The Carroll County (Indiana) Comet carries this interesting historical article, written by a pastor from one of the other Brethren groups involved in the recent 300th anniversary commemoration:
Celebrating a rich heritage
By Dr. Peter E. Roussakis Pastor, First Brethren Church, Burlington
For those of us who are members of one of the Brethren churches which dot communities of central and northern Indiana, 2008 is a year with particular significance; it marks the 300th anniversary of our church tradition.
There are several types of Brethren churches in our area that have a common heritage dating back to August 1708 in the little village of Schwarzenau, Germany, where eight persons, under the leadership of a miller named Alexander Mack, were baptized by believers’ immersion in the Eder River which runs through the town. What led to this? And why was it one that had special significance?
In 1708 in the Germanic provinces there were only three Christian faiths that were legal: the Catholic, the Lutheran and the Reformed. After a Thirty Years War, which was largely a dispute over the legality of tolerating more than one Christian tradition, a treaty of tolerance was signed in Westphalia in 1648 making those three church traditions the only ones allowed. Moreover, it was decided that whatever the Sovereign (Prince) of each province chose as his religion, all persons in that province were bound to worship as he did.
Before and during that period of time there were other Christian traditions that existed. There were those who disagreed with the three accepted church traditions regarding baptism. While the ‘big three’ baptized persons in infancy, Anabaptists, of which the Mennonites were a major example, believed that baptism was taught in the Bible as a response to one’s decision to become a Christian, reserved usually for youth and adults who understood what they were doing. Anabaptists, a word that means to baptize again, baptized those who made a commitment to be a follower of Christ even though they may have been baptized in infancy. Such an act was against the law, viewed as an act of treason to church and state, and punishable by imprisonment or execution. The Anabaptist persuasion was one of the two major influences on those who were the first Brethren.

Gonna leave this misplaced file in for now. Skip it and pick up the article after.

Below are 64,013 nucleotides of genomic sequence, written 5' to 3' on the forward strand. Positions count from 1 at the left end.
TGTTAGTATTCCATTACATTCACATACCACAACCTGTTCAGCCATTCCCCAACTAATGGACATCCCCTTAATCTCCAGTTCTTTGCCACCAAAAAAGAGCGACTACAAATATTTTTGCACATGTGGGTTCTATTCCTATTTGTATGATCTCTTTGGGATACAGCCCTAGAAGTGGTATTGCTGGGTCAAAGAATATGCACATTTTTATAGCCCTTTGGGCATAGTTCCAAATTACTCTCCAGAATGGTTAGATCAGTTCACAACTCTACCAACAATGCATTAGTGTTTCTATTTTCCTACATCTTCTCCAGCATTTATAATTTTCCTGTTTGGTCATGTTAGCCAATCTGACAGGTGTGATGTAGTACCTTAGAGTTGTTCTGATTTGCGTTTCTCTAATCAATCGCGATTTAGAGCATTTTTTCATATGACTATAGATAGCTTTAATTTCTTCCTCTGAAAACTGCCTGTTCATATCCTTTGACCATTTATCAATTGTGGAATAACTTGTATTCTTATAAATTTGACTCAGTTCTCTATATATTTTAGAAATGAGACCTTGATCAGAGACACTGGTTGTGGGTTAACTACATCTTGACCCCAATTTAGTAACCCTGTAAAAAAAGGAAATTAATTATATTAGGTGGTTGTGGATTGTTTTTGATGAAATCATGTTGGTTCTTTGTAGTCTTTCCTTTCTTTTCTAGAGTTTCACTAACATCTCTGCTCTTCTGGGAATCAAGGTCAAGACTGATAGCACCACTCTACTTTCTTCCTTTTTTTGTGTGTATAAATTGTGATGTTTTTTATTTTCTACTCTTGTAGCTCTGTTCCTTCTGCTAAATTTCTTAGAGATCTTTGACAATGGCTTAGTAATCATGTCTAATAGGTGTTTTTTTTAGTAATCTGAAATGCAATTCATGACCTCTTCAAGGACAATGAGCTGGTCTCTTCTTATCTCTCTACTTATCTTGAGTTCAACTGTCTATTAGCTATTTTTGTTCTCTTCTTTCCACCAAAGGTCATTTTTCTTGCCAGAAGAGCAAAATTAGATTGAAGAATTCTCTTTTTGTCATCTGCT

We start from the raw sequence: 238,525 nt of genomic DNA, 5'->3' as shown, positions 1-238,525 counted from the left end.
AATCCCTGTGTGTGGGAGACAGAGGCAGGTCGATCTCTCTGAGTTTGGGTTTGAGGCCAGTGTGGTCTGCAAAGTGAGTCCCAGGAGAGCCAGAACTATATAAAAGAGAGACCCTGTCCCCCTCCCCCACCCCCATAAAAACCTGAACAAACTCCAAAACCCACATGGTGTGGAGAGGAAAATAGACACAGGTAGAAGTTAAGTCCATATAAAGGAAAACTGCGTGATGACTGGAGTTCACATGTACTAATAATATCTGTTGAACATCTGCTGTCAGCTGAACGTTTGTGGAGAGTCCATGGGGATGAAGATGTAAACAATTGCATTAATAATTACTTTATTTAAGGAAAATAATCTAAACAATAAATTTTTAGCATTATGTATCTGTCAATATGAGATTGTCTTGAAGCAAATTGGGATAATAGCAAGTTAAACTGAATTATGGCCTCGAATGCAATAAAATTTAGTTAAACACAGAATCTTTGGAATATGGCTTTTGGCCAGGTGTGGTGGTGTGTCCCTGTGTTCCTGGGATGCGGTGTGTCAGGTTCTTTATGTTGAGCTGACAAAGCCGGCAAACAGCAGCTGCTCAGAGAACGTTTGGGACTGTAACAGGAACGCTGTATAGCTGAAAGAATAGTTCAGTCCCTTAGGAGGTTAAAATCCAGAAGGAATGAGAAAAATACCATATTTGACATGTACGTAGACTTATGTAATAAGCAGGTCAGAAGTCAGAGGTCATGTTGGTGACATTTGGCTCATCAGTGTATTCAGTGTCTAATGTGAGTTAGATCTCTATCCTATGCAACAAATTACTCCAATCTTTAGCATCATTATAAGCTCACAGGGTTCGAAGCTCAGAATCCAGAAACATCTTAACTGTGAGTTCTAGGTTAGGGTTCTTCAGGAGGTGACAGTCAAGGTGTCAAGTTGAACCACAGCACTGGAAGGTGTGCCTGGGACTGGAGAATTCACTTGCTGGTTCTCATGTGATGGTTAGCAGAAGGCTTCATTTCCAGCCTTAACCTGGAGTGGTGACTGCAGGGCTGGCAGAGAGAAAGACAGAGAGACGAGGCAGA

The other influence was Pietism. Emerging as a sub-church movement in the 1600s, Pietists were those who emphasized the personal side of faith, rather than the ecclesiastical. They advocated having meetings for Bible study, prayer and singing. In those days this was unusual and unwelcome by the authorities, who labeled all who participated in such gatherings as law-breakers.
So when the eight persons in Schwarzenau, after a careful study of Scripture, decided adult believers’ immersion baptism following one’s profession of faith in Jesus was the Biblical pattern, and actually engaged in such baptisms in the Eder River, they were a marked people.
And yet, they had truly counted the cost of their decision, and were desirous of following Christ as they understood the Bible taught.
As with the Anabaptists before them, the early Brethren, and those who joined them and formed church groups in other towns, were persecuted. Some were put in prison, some sent to galleys, others were executed.
Eventually, Brethren migrated to Holland and finally to America. By the 1740s almost all of the Brethren in Germany had come to the Philadelphia, Pa., area. Just outside of Philadelphia the town of Germantown was a haven for these new immigrants. As the years passed, Brethren congregations were established eastward in New Jersey, southward in Virginia, westward in Pennsylvania, Ohio, Indiana, Illinois and beyond.
Known as the German Baptist Brethren in the middle of the 1800s, Brethren were very cautious regarding taking on the ways of the world or other church traditions. Some, however, were more progressive and advocated having Sunday Schools, musical instruments in worship, a paid ministry, and outreach endeavors.
Differences of opinion on these matters grew to such a point in the early 1880s that formal divisions took place, leaving at that time three distinct groups of Brethren: the largest group, retaining the name German Baptist Brethren (who renamed themselves the Church of the Brethren in 1908), the progressive wing, which decided on The Brethren Church as their label, and the most conservative of the groups, called the Old German Baptist Brethren.
Over time, another group withdrew from the Church of the Brethren and is called Dunkard Brethren; and from The Brethren Church developed the National Fellowship of Grace Brethren Churches. Such is the way of church history.
It is interesting to note that one of each of the five Brethren groups with this particular heritage dating back to 1708 in Schwarzenau, Germany, exists in or near Flora, Indiana.